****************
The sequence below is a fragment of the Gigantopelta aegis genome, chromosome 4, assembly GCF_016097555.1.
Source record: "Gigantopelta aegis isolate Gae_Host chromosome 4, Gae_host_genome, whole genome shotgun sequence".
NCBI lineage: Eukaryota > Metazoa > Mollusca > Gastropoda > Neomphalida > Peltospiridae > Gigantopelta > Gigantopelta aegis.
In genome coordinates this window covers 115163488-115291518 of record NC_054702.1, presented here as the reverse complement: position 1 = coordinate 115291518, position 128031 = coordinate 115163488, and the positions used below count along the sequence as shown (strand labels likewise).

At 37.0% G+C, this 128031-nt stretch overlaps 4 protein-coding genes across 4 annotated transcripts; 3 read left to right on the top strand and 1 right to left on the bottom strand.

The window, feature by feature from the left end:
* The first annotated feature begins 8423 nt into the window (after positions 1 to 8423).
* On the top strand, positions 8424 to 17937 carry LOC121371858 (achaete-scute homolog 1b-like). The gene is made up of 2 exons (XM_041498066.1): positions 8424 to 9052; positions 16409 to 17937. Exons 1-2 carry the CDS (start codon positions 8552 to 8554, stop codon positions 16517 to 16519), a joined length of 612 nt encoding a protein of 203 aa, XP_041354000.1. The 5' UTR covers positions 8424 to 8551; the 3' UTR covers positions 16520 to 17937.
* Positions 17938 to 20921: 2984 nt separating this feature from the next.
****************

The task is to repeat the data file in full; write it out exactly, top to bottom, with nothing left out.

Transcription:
The sequence below is a fragment of the Gigantopelta aegis genome, chromosome 4, assembly GCF_016097555.1.
Source record: "Gigantopelta aegis isolate Gae_Host chromosome 4, Gae_host_genome, whole genome shotgun sequence".
NCBI lineage: Eukaryota > Metazoa > Mollusca > Gastropoda > Neomphalida > Peltospiridae > Gigantopelta > Gigantopelta aegis.
In genome coordinates this window covers 115163488-115291518 of record NC_054702.1, presented here as the reverse complement: position 1 = coordinate 115291518, position 128031 = coordinate 115163488, and the positions used below count along the sequence as shown (strand labels likewise).

At 37.0% G+C, this 128031-nt stretch overlaps 4 protein-coding genes across 4 annotated transcripts; 3 read left to right on the top strand and 1 right to left on the bottom strand.

The window, feature by feature from the left end:
* The first annotated feature begins 8423 nt into the window (after positions 1 to 8423).
* On the top strand, positions 8424 to 17937 carry LOC121371858 (achaete-scute homolog 1b-like). The gene is made up of 2 exons (XM_041498066.1): positions 8424 to 9052; positions 16409 to 17937. Exons 1-2 carry the CDS (start codon positions 8552 to 8554, stop codon positions 16517 to 16519), a joined length of 612 nt encoding a protein of 203 aa, XP_041354000.1. The 5' UTR covers positions 8424 to 8551; the 3' UTR covers positions 16520 to 17937.
* Positions 17938 to 20921: 2984 nt separating this feature from the next.